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01.12.2015 | Research article | Ausgabe 1/2015 Open Access

BMC Public Health 1/2015

The influence of social capital on employers’ use of occupational health services: a qualitative study

BMC Public Health > Ausgabe 1/2015
Christian Ståhl, Carl Åborg, Allan Toomingas, Marianne Parmsund, Katarina Kjellberg
Wichtige Hinweise

Competing interests

The authors declare no competing interests.

Authors’ contributions

CS participated in the data collection and analyses and wrote most of the manuscript. KK, CÅ and AT conceived and designed the study, participated in the data collection and analyses, and commented on the manuscript. MP participated in the data collection and analyses, and commented on the manuscript. All authors read and approved the final manuscript.



Occupational health services may have a strategic role in the prevention of sickness absence, as well as in rehabilitation and return to work after sick leave, because of their medical expertise in combination with a close connection to workplaces. The purpose of this study was to explore how employers and occupational health service providers describe their business relations and the use of occupational health services in rehabilitation in relation to the organization of such services. The study uses a theoretical framework based on social capital to analyse the findings.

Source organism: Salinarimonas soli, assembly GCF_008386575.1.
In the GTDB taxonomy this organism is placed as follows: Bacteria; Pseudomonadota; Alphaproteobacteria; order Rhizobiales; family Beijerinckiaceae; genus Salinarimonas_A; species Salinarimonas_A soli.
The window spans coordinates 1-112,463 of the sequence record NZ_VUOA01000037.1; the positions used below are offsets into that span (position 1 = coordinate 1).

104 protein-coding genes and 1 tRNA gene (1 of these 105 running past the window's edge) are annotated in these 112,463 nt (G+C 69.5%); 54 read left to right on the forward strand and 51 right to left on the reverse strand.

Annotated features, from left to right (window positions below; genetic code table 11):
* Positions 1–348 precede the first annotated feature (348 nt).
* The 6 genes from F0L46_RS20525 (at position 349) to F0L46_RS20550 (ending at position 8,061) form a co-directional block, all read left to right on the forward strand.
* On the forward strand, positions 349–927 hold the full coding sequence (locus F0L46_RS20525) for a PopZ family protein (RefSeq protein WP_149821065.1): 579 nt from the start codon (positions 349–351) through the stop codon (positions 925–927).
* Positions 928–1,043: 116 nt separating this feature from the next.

Interviews and focus groups with managers with Swedish public employers (n = 60), and interviews with occupational health services professionals (n = 25).


Employers emphasized trustful relationships, local workplace knowledge, long-term contracts and dialogue about services for good relationships with occupational health providers. Occupational health providers strove to be strategic partners to employers, promoting preventive work, which was more easily achieved in situations where the services were organized in-house. Employers with outsourced occupational health services expressed less trust in their providers than employers with internal occupational health provision.


Social capital emerges as central to understanding the conditions for cooperation and collective action in the use of occupational health services, with reference to structural (e.g. contracts), relational (e.g. trust) as well as cognitive (e.g. shared vision) dimensions. The study suggests that attention to the quality of relationships is imperative for developing purposeful occupational health service delivery in rehabilitation and return to work.
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